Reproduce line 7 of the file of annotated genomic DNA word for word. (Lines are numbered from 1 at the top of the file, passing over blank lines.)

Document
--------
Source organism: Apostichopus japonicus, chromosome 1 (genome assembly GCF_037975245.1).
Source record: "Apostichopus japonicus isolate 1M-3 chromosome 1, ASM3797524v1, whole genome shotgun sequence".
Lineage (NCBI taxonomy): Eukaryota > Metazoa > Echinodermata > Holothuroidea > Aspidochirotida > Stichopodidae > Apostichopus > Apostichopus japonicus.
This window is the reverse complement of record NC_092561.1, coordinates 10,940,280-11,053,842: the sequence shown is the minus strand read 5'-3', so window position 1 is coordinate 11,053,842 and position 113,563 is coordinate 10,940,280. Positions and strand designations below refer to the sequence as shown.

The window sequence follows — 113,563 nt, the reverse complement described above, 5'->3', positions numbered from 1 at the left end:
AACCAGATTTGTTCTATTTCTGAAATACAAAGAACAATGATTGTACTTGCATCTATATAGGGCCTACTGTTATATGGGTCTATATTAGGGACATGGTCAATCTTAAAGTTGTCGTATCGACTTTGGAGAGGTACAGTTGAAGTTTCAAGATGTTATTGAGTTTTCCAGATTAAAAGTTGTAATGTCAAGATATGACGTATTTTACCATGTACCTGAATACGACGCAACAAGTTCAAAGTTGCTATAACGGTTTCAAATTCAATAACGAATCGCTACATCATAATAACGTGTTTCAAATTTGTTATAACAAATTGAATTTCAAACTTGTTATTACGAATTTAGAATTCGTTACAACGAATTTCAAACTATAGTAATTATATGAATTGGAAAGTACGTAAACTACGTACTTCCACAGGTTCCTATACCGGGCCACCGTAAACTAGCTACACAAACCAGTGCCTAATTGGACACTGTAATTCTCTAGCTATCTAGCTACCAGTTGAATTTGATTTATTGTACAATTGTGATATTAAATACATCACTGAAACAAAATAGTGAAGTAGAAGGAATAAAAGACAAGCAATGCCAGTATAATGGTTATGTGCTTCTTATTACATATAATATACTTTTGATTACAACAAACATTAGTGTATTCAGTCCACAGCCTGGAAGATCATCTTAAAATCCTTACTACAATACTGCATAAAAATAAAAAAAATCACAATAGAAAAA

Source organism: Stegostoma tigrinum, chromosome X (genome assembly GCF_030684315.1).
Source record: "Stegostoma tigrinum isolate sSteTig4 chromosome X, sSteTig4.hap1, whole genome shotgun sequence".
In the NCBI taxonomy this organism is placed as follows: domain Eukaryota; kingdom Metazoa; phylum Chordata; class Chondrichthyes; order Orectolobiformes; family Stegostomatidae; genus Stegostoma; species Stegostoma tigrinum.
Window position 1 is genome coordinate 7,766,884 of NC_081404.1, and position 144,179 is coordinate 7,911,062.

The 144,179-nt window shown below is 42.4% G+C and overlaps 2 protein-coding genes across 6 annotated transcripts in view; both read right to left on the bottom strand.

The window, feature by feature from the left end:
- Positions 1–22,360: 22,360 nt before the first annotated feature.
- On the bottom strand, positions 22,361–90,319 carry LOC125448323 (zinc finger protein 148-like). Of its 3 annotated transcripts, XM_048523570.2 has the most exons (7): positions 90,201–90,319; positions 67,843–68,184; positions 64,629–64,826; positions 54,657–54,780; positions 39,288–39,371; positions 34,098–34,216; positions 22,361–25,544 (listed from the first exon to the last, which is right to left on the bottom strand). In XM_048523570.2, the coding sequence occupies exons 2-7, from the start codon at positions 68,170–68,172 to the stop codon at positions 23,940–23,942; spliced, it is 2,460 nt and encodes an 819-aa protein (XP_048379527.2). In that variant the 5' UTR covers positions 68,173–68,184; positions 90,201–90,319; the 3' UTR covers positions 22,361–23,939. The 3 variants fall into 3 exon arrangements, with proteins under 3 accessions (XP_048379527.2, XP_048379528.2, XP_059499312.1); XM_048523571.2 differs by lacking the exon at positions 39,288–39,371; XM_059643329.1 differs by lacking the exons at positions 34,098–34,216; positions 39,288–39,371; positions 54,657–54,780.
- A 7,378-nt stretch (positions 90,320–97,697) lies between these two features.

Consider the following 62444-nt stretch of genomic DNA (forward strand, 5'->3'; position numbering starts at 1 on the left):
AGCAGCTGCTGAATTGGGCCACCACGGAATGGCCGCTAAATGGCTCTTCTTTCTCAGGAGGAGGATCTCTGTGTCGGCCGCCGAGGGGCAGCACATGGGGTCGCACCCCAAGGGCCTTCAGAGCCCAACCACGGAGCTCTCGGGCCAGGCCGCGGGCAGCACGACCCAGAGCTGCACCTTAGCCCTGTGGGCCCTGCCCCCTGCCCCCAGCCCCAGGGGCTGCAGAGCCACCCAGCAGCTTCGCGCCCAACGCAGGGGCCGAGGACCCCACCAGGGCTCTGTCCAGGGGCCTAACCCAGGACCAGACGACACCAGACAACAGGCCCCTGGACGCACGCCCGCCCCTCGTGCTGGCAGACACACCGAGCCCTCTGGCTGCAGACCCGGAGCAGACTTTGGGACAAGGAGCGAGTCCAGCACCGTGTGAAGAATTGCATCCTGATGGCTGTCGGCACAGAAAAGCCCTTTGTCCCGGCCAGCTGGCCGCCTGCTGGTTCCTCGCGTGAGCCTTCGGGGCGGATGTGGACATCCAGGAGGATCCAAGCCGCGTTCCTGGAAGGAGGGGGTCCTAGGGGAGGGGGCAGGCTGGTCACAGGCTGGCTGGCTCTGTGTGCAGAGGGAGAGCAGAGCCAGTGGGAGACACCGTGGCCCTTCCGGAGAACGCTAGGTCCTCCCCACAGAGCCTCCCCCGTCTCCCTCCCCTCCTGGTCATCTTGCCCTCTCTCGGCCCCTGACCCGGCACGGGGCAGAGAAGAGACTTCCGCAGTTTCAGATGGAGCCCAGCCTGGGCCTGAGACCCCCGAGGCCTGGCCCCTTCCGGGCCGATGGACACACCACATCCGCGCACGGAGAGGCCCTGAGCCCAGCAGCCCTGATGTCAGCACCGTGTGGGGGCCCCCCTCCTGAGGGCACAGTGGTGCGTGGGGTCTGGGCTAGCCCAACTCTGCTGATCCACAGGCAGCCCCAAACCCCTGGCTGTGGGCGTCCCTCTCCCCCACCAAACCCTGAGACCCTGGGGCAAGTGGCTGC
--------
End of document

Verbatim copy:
Source organism: Stegostoma tigrinum, chromosome X (genome assembly GCF_030684315.1).